Breast cancer detection hasn't increased in line with costs

the ONA take:

Although the Medicare costs for mammography have increased by nearly 50% over an observed 7-year period, breast cancer detection rates have shown no measurable increase, according to a recent study.


Researchers from Yale University, led by Cary Gross, MD, reviewed patient data from the National Cancer Institute's Surveillance, Epidemiology and End Results program. Approximately 133 thousand patients who had had a mammography screening between 2008 and 2009, and approximately 137 thousand patients who had a mammography between 2001 and 2002 were part of the data analysis. Median age for each group was 77 years and 76 years, respectively.




During the examined period, biopsy rate decreased slightly, and the rate of both digital image acquisition for screening mammography and incorporation of CAD into breast imaging increased. Digital image acquisition rose from 2% in the first period (2001 through 2002) to 29.8% in the second (2008 through 2009) period, and CAD use rose from 3.2% in the first period to 29.8% in the second period. per-capita costs for screening mammography increased by 43% over the study period, and plain-film mammography decreased in cost but the savings was offset by a 15-fold increase in digital mammography cost.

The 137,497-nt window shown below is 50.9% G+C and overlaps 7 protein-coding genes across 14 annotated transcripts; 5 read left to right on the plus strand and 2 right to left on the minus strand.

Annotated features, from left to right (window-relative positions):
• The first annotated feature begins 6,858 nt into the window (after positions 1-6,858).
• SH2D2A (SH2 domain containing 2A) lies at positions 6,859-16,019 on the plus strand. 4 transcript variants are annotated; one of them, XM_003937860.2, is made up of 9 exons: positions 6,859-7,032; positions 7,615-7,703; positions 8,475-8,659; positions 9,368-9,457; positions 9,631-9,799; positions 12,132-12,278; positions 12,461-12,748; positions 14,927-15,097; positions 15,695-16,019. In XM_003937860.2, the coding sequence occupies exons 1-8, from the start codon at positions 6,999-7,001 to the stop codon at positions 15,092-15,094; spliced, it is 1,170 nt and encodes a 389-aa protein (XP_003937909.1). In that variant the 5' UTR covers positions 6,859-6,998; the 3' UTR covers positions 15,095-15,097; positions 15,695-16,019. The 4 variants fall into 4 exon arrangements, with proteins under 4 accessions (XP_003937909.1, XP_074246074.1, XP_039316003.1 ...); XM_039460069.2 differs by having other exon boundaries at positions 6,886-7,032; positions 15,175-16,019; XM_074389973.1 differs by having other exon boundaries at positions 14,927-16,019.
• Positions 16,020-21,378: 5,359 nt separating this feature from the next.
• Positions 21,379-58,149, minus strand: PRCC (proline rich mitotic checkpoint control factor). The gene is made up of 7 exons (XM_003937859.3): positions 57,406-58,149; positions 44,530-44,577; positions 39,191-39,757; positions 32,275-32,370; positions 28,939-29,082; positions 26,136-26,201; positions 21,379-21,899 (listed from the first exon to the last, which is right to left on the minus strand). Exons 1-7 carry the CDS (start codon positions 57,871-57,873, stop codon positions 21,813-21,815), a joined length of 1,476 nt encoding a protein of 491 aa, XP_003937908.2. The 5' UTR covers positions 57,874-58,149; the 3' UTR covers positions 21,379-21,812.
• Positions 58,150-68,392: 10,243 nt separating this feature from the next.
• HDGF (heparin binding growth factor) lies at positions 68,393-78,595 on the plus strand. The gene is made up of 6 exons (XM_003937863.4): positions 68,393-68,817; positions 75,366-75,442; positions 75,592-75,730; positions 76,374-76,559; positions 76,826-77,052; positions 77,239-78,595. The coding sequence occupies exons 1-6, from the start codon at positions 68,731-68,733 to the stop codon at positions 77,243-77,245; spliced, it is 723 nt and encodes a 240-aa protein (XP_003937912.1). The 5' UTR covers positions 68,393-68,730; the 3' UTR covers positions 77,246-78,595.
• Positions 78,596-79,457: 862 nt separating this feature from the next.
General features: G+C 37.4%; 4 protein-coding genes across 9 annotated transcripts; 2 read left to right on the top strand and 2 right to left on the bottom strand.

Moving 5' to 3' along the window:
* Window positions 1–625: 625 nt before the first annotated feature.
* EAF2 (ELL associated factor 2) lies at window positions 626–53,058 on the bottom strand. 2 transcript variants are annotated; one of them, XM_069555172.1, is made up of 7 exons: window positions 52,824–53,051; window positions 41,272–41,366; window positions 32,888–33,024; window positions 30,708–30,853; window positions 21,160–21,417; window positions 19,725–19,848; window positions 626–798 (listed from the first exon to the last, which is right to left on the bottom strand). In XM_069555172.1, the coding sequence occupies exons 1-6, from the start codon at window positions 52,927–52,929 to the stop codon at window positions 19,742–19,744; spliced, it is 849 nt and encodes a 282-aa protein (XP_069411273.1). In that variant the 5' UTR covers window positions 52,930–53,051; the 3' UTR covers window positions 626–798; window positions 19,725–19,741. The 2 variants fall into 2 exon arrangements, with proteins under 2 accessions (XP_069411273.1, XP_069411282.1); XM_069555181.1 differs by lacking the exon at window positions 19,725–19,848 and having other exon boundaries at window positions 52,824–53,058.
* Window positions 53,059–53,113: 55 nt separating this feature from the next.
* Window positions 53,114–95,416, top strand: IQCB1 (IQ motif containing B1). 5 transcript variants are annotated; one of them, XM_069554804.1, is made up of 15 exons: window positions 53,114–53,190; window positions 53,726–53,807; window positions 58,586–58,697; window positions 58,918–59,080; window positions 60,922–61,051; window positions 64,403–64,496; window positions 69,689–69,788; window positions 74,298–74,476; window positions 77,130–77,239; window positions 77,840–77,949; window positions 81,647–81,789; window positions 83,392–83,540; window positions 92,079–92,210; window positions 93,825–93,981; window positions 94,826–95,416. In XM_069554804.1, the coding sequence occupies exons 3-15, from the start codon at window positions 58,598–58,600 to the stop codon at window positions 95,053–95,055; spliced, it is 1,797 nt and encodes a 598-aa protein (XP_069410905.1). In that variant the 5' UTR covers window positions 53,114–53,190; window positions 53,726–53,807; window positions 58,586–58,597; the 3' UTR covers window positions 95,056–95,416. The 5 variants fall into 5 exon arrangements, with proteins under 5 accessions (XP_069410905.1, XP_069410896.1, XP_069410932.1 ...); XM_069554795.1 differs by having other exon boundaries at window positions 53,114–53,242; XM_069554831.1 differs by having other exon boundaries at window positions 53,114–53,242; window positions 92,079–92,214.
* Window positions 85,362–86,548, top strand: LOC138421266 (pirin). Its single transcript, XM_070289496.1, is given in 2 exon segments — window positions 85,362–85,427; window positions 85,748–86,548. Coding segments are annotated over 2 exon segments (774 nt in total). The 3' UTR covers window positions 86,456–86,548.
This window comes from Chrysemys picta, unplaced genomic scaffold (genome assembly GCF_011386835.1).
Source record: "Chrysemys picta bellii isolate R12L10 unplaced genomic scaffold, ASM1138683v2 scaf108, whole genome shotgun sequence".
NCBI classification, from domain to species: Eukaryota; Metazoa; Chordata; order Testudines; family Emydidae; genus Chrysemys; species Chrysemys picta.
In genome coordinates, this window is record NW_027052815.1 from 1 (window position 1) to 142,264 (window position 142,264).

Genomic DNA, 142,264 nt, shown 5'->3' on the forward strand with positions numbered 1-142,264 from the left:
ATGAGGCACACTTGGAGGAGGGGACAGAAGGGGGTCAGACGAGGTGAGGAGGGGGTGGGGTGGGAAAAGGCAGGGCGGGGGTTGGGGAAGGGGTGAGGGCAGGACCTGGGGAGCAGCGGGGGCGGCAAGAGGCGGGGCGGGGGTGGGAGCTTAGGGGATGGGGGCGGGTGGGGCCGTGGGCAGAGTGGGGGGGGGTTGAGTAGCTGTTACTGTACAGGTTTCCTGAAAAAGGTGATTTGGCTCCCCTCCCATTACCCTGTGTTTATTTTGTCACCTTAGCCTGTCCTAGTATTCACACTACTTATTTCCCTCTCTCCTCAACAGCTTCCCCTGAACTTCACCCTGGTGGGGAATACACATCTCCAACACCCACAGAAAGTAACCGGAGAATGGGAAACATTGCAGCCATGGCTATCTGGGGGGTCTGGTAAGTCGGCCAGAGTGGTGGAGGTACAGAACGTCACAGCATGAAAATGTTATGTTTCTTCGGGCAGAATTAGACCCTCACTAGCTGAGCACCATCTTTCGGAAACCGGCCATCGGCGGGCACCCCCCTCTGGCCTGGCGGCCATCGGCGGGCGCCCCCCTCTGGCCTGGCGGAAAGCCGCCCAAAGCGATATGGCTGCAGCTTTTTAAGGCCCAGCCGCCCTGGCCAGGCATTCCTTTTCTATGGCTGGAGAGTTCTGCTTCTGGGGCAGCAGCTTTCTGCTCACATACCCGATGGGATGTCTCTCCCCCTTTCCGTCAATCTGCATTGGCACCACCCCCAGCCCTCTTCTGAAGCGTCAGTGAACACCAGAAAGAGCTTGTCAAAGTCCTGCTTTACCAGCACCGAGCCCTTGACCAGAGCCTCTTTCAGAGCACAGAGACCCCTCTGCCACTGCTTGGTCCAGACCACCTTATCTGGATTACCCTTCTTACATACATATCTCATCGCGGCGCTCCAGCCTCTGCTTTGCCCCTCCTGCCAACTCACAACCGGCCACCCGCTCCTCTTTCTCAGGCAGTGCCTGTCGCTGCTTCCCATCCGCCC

Despite these increases in testing and cost, breast cancer detection rates over the study period did not increase, and no significant changes in stage distribution or tumor size were observed.

Breast cancer detection hasn't increased in line with costs
Breast cancer detection hasn't increased in line with costs

Medicare's mammography costs increased by almost 50% over a 7-year period while the breast cancer detection rate and stage at diagnosis did not change, a 270,000-patient study showed.

Annual Medicare spending rose from $666 million during 2001 to 2002, to $962 million in 2008 to 2009, according to Cary P. Gross, MD, of Yale University, and colleagues. The number of women screened and detection rates for early-stage disease were similar during the two time periods.

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